UPDATE: Amazon customer Robert Haines says that there is a program called "Classic UI" that would restore the old look, so if you're dead-set on new code that skips the new UI, you might want to try that.Read more ›
So much that was second nature is gone:
1) Right-click? doesn't do anything anymore.
2) File, edit, ... menu? non existent, it's up to you to figure out the magical keystrokes to do all that stuff now
3) Little X in the upper corner to click and close the app? no such ease, you are expected figure out the puzzle of how to close apps on your own with absolutely no context or conveyance from the OS to guide you
4) Multitasking and multiple windows open at once? That's history, Microsoft believes you are better off only able to see one full screen app at a time no matter how large or how many monitors you have
5) Start menu where it at most 3 mouse-clicks to launch any app on your computer? Gone. Now you have to scroll through a messy clutter of disorganized tiles to find what you want. And it if it isn't there, then you have to memorize specific search terms to type into the magical "charms bar" and perform a search (brings back memories of memorizing DOS commands!)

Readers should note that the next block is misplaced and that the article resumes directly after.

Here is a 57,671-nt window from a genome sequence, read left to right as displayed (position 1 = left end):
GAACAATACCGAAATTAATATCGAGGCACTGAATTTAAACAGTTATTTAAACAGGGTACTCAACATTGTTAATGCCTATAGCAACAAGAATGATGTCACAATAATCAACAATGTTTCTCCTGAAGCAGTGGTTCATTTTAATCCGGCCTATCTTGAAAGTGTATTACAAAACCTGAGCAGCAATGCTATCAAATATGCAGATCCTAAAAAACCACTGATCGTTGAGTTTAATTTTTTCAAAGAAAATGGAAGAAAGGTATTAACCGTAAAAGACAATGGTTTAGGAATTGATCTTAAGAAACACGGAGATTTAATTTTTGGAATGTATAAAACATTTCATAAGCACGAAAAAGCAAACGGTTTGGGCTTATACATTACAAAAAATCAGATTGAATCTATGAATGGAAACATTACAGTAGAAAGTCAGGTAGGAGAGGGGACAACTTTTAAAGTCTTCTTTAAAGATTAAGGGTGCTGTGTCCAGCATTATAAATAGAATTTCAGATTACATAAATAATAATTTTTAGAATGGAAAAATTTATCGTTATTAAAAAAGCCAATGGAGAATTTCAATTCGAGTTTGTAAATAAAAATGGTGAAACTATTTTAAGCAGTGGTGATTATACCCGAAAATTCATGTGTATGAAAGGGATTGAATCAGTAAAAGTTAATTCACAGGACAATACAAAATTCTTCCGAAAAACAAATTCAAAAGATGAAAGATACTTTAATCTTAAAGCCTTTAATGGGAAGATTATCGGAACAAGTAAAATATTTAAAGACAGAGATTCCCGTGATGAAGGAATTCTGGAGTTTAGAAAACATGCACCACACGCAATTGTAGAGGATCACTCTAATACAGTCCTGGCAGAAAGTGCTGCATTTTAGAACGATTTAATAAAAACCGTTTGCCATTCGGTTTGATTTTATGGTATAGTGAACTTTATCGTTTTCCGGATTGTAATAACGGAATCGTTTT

6) Don't have a touch screen? Tough, your OS is optimized for a touch screen experience now.
The point of this product has nothing to do with productivity or efficiency. The point of this product is to forcibly train us all to be happy Windows phone users. MS threw productivity under the bus in a feeble attempt to sell more gadgets.
Unless you really like the "Metro" concept and have a week or two on your hands to learn a new OS from the ground up, avoid this like the plague.
Most Recent Customer Reviews
Why should you buy this old product after 2015? Because it's probably the cheapest solution to get updated to a full retailed version of windows 10 pro, depending on how much you... Read morePublished 2 days ago by killerWhale
I bought three licenses,and when I entered the keys. They said the keys are not valid. How can you sell something which is not working?Published 17 days ago by A. Chiang
This upgrade worked well...but the issue isn't this product. It is the debacle of the free 8.1 upgrade which destroyed the ability for Windows 8 to repair itself.Published 27 days ago by Joel F.